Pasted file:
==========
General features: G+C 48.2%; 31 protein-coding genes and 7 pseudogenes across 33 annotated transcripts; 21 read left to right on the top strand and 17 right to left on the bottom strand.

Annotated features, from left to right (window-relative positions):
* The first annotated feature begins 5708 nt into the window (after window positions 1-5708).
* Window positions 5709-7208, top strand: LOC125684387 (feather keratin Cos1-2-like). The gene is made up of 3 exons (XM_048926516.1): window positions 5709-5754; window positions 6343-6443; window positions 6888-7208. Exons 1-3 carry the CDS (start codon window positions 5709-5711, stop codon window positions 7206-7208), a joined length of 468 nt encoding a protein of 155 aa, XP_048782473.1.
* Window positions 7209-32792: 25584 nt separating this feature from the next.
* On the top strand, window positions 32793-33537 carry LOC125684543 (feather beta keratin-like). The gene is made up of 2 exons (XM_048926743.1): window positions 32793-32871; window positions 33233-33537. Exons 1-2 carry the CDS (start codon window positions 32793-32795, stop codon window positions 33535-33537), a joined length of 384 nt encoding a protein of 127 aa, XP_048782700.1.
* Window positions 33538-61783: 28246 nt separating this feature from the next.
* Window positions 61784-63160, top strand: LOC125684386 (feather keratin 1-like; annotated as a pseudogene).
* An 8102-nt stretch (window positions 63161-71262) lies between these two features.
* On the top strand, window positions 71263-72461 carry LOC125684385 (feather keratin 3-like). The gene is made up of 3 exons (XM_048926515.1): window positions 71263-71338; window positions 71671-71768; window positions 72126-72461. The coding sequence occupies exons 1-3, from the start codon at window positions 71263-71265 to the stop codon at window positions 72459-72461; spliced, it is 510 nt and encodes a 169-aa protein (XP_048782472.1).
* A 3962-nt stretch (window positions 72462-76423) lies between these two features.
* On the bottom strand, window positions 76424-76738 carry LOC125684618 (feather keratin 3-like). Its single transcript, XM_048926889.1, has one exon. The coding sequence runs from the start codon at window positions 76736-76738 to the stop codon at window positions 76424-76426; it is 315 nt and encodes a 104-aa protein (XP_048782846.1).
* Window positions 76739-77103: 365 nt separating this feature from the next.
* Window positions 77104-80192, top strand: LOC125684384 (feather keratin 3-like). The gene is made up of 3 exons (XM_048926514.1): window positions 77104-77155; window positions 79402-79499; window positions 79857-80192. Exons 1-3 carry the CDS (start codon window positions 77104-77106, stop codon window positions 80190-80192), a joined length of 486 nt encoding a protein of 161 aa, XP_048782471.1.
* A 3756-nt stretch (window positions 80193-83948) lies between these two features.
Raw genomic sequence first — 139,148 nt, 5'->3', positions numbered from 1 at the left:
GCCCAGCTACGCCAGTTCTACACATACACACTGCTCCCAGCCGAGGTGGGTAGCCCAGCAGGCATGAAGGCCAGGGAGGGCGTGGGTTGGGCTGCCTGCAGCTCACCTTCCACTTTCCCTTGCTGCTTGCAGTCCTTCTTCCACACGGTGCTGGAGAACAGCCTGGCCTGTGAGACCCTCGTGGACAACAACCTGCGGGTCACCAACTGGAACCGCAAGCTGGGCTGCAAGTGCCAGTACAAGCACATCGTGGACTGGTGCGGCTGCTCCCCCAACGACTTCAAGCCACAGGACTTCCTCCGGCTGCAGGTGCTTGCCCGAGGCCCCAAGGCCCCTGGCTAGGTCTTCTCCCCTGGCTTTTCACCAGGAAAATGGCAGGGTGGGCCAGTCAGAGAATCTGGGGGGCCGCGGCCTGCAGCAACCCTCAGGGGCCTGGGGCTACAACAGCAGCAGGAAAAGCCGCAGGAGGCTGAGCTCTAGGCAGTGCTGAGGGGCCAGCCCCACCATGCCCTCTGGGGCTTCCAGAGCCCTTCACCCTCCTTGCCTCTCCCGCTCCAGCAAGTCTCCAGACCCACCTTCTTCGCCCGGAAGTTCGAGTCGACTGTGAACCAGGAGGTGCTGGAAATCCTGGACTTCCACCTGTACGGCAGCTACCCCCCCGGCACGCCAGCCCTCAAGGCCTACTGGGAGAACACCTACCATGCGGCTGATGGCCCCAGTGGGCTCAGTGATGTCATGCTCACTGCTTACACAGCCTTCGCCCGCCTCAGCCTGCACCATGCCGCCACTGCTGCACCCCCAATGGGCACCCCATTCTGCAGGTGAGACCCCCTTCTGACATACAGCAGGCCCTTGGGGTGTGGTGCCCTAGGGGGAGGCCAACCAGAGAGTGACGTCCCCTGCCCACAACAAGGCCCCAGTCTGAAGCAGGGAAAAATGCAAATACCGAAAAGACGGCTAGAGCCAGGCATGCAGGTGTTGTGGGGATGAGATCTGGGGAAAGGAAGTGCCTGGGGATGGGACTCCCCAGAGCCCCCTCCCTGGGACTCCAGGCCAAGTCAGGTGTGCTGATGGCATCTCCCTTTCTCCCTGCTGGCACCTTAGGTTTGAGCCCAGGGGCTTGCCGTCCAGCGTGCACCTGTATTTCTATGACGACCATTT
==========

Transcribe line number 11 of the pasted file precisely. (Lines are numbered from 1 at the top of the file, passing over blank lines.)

* A 3962-nt stretch (window positions 72462-76423) lies between these two features.